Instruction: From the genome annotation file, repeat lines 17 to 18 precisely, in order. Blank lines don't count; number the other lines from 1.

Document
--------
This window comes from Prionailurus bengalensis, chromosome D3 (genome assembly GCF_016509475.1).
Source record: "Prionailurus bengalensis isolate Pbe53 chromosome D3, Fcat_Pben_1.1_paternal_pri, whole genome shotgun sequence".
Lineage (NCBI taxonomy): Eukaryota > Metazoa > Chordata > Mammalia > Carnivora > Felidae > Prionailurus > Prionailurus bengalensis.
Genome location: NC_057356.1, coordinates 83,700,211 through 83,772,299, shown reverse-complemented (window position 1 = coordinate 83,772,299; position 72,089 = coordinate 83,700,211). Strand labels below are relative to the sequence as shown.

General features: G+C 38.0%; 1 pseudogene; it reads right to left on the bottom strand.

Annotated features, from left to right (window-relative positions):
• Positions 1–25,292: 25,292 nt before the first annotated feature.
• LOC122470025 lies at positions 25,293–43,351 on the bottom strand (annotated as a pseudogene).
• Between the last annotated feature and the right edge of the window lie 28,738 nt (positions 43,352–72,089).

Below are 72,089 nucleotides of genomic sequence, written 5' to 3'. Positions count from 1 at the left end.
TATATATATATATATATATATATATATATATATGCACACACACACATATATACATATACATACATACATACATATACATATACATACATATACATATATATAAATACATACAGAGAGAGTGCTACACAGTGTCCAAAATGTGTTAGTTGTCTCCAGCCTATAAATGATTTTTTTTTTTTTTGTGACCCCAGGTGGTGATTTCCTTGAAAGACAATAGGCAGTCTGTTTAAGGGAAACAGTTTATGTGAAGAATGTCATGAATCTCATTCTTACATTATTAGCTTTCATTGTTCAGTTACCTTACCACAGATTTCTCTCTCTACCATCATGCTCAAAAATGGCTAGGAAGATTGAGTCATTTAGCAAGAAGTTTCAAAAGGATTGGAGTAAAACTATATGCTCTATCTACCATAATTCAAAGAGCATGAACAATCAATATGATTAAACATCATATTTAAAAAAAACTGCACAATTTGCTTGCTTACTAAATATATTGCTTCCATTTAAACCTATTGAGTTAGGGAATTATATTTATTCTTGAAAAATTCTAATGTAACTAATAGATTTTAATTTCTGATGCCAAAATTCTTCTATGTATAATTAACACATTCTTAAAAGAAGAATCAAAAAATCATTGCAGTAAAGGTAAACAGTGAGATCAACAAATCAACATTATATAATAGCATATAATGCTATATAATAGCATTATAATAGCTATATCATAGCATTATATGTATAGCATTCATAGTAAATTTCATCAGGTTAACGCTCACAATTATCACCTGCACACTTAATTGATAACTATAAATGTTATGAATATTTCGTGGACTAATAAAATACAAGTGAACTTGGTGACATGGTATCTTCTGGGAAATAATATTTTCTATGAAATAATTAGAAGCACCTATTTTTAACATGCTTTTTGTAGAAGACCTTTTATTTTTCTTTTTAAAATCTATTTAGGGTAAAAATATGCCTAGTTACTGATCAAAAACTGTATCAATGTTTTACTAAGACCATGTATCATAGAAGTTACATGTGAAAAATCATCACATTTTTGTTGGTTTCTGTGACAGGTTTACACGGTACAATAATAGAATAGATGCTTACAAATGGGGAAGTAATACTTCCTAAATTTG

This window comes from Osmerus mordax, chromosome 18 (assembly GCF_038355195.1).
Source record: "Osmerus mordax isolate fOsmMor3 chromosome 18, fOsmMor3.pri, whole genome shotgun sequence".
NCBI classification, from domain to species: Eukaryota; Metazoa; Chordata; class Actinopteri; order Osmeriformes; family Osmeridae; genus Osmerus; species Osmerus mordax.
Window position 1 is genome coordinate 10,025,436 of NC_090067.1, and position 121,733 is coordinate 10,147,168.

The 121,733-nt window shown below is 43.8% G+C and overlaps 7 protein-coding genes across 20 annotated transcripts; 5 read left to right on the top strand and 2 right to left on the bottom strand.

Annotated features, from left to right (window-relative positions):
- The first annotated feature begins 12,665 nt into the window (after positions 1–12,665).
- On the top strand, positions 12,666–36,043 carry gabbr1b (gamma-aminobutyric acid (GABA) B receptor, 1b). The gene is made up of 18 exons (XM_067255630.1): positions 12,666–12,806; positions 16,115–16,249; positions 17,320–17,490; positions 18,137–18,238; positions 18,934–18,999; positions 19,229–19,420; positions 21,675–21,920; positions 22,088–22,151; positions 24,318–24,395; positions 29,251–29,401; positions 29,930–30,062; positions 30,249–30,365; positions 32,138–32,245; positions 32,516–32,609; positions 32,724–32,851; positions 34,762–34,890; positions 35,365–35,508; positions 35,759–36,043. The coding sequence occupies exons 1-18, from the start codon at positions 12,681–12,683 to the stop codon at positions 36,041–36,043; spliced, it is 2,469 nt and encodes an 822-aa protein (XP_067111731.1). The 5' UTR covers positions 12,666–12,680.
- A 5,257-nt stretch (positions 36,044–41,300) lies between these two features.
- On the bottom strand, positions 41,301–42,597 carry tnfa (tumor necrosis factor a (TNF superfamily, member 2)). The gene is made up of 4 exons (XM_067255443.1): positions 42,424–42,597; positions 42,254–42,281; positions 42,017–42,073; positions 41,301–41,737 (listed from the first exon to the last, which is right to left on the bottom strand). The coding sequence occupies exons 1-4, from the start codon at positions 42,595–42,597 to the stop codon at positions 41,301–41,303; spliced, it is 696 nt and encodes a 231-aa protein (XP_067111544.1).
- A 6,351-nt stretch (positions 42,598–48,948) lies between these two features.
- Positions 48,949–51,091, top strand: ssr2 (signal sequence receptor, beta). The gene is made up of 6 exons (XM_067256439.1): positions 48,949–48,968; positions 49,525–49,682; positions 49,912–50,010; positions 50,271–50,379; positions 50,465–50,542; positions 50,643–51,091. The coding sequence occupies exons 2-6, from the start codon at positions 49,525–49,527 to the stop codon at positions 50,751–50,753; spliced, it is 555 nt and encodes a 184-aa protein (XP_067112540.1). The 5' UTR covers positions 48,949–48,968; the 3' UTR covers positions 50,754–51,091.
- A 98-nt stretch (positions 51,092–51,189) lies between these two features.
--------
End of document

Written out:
Annotated features, from left to right (window-relative positions):
- The first annotated feature begins 12,665 nt into the window (after positions 1–12,665).